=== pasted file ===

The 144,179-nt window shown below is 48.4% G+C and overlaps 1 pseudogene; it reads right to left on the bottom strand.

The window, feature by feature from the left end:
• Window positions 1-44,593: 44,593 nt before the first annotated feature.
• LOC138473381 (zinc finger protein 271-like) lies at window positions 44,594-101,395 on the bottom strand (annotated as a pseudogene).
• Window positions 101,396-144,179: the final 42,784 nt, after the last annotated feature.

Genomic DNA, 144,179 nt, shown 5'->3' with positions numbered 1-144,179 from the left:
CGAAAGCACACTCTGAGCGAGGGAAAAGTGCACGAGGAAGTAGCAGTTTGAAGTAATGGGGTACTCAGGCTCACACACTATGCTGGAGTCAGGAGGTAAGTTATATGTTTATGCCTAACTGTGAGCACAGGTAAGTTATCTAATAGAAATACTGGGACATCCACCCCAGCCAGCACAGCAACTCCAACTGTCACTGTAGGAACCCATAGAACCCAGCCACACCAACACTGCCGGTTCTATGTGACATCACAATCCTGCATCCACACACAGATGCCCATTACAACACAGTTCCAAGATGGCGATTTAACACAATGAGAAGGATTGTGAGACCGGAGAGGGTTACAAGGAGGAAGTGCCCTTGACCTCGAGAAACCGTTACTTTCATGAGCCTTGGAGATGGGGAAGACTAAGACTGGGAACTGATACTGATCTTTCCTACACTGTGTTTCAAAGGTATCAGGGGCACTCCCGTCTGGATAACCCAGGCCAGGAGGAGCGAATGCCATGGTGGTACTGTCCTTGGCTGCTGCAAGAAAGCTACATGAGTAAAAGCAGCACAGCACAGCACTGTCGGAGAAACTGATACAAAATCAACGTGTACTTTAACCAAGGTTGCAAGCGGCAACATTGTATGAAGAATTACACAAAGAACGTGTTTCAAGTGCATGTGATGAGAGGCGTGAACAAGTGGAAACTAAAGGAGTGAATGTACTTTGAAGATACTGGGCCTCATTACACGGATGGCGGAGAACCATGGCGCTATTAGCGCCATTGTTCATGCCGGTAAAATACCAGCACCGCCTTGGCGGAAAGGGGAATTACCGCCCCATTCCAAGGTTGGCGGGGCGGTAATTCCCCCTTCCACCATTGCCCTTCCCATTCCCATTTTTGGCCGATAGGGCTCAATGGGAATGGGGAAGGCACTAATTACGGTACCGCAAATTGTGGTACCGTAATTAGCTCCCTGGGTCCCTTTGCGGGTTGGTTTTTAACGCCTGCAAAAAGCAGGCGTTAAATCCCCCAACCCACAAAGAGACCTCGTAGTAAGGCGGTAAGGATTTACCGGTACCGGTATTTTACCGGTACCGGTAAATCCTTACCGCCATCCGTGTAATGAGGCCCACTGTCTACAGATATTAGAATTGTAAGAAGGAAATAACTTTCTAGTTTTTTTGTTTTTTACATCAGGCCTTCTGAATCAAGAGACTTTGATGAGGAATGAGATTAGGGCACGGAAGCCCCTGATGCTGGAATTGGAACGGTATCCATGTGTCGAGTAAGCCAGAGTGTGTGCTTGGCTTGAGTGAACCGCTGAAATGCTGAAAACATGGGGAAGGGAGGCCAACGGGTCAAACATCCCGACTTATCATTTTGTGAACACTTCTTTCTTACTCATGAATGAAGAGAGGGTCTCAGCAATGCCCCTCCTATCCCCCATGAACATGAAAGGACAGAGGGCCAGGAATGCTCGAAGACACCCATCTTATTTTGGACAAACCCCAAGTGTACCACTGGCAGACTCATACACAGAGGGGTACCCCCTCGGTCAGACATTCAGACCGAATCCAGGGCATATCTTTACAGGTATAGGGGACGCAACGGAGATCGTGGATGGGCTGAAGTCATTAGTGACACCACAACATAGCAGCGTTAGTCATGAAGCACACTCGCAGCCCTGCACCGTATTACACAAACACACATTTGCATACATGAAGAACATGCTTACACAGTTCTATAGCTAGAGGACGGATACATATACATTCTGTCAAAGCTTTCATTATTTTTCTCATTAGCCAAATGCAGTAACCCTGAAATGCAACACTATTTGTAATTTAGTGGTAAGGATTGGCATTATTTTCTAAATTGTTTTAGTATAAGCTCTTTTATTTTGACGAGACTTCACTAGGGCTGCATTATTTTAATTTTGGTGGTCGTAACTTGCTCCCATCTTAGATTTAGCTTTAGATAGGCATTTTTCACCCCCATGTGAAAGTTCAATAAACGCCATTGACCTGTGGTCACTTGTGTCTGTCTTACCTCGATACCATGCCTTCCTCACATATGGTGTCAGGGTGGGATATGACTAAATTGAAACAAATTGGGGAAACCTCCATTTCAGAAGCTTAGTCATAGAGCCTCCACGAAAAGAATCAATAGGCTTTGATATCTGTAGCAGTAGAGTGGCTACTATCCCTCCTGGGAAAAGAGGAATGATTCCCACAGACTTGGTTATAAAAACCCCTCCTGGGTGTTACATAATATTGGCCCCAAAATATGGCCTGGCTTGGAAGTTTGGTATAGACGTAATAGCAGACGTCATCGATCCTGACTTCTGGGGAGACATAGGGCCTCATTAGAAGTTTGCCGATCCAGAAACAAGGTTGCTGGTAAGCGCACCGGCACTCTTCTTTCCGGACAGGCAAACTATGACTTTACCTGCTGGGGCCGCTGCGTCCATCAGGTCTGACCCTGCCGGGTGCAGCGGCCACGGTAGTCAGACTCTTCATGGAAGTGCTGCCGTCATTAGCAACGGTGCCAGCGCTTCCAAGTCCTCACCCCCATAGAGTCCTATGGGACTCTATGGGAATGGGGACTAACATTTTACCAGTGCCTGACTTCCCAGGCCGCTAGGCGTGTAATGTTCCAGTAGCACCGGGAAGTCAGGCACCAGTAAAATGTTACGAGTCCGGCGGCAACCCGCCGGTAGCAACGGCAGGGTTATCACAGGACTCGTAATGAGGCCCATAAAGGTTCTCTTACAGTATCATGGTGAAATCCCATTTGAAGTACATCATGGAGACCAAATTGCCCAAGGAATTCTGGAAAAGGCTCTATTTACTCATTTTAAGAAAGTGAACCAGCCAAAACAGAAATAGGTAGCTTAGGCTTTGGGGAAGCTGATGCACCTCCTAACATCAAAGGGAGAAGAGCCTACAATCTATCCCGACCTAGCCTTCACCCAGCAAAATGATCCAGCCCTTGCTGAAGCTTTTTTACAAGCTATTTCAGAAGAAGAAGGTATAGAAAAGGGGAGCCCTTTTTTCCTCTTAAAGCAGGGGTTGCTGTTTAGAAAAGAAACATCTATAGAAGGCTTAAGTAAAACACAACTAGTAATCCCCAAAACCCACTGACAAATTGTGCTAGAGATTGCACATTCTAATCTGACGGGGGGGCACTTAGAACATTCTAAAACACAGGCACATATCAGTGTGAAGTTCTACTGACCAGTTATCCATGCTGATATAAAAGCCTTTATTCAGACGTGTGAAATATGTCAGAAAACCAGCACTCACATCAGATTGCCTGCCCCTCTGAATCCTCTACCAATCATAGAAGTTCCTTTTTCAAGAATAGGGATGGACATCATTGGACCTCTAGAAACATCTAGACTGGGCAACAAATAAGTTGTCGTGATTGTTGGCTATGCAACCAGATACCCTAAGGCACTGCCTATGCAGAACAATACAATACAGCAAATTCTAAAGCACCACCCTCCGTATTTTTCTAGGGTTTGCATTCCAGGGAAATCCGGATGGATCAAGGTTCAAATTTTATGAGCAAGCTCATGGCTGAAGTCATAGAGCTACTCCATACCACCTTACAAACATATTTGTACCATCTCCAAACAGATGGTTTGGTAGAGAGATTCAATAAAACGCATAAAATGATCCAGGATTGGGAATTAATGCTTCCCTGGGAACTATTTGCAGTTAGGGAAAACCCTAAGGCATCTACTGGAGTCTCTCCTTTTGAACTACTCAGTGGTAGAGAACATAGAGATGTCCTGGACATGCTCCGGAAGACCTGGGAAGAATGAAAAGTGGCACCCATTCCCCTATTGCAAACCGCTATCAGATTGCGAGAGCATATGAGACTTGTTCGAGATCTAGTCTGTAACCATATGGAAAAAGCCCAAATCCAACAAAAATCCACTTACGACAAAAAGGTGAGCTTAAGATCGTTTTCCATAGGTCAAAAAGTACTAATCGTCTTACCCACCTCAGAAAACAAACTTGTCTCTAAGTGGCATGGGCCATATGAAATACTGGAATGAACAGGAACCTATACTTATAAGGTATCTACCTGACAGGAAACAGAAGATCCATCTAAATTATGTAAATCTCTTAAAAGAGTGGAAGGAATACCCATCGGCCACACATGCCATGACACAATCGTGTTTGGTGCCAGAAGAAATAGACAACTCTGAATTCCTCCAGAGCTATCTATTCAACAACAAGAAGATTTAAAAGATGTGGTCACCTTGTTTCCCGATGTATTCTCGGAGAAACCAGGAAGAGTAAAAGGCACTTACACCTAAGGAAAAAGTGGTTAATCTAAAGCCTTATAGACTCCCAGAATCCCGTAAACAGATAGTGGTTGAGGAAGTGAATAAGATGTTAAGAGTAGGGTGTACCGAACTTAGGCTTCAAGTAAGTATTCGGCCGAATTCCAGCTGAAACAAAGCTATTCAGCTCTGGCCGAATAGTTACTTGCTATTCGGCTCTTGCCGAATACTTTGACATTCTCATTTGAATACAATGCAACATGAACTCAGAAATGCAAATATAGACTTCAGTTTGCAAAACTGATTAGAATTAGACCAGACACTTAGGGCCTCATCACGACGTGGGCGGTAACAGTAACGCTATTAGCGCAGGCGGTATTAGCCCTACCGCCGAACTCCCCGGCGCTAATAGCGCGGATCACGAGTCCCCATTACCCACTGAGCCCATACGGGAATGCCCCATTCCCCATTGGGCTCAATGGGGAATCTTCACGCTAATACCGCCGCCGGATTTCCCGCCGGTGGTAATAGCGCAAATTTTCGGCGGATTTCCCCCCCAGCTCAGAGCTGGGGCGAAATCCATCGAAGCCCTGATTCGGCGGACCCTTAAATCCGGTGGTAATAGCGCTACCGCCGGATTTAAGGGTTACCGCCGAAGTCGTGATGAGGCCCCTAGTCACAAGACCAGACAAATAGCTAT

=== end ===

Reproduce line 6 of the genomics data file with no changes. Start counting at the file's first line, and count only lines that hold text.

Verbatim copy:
Genomic DNA, 144,179 nt, shown 5'->3' with positions numbered 1-144,179 from the left: